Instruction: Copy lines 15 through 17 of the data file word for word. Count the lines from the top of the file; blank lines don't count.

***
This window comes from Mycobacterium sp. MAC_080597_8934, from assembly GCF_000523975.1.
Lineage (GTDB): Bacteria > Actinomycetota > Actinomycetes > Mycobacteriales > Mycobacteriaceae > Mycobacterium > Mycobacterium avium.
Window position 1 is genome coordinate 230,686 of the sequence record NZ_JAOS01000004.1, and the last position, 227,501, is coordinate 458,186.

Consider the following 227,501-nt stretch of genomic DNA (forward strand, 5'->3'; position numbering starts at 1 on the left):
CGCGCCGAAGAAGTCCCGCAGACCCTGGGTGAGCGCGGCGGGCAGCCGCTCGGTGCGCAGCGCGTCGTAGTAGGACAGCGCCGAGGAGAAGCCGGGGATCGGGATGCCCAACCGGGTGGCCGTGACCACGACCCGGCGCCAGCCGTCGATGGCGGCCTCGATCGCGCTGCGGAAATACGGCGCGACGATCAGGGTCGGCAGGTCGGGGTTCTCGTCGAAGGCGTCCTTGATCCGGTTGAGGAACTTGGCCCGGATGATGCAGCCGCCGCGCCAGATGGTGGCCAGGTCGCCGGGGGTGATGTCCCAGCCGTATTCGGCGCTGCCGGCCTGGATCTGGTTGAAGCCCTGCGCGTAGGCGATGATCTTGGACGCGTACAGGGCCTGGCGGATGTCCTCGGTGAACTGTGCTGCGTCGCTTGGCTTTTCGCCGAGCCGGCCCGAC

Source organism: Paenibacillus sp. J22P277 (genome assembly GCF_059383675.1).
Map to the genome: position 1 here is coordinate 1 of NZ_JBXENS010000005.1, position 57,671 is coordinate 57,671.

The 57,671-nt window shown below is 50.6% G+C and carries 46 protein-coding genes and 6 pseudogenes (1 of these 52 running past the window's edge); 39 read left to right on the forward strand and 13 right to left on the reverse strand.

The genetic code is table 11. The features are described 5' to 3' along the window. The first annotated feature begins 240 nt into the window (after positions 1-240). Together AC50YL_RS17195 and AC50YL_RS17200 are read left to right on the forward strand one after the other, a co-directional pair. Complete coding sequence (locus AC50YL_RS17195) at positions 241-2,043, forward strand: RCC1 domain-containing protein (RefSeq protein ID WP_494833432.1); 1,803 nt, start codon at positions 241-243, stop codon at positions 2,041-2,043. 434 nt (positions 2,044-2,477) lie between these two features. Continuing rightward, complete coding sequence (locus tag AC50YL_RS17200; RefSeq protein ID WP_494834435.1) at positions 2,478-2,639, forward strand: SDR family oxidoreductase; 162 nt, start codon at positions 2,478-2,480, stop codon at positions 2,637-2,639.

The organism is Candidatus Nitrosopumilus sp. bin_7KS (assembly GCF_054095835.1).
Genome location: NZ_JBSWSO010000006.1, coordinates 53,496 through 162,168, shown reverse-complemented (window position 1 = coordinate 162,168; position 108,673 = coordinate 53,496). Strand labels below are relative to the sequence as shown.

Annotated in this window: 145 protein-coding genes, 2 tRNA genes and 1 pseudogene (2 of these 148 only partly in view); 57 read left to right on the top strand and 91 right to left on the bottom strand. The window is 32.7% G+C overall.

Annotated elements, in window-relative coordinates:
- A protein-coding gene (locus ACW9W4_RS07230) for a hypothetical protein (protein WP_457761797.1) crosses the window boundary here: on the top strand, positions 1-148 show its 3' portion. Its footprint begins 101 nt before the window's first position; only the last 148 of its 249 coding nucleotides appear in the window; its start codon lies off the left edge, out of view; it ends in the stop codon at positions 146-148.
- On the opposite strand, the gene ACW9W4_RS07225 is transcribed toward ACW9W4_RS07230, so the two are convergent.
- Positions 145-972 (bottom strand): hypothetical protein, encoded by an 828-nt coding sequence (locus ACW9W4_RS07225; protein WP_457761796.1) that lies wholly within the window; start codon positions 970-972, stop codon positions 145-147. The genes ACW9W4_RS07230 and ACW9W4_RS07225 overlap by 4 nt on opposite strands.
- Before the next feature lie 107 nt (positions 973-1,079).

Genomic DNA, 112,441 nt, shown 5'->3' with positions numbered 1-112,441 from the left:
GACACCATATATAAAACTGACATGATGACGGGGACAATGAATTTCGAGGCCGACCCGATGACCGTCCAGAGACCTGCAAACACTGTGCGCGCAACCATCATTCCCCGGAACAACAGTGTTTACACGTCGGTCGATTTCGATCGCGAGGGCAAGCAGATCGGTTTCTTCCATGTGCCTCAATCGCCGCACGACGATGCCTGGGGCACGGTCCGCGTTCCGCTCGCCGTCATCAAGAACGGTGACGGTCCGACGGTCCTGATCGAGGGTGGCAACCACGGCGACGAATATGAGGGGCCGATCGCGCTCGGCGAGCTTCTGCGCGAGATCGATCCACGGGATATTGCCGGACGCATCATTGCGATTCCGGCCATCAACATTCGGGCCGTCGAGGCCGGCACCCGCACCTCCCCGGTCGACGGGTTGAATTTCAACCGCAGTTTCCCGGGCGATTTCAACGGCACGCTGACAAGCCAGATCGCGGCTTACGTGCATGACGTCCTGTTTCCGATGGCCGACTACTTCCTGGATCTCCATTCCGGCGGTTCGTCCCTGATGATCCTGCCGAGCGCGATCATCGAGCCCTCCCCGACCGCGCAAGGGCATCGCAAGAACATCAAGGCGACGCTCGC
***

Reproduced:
- On the opposite strand, the gene ACW9W4_RS07225 is transcribed toward ACW9W4_RS07230, so the two are convergent.
- Positions 145-972 (bottom strand): hypothetical protein, encoded by an 828-nt coding sequence (locus ACW9W4_RS07225; protein WP_457761796.1) that lies wholly within the window; start codon positions 970-972, stop codon positions 145-147. The genes ACW9W4_RS07230 and ACW9W4_RS07225 overlap by 4 nt on opposite strands.
- Before the next feature lie 107 nt (positions 973-1,079).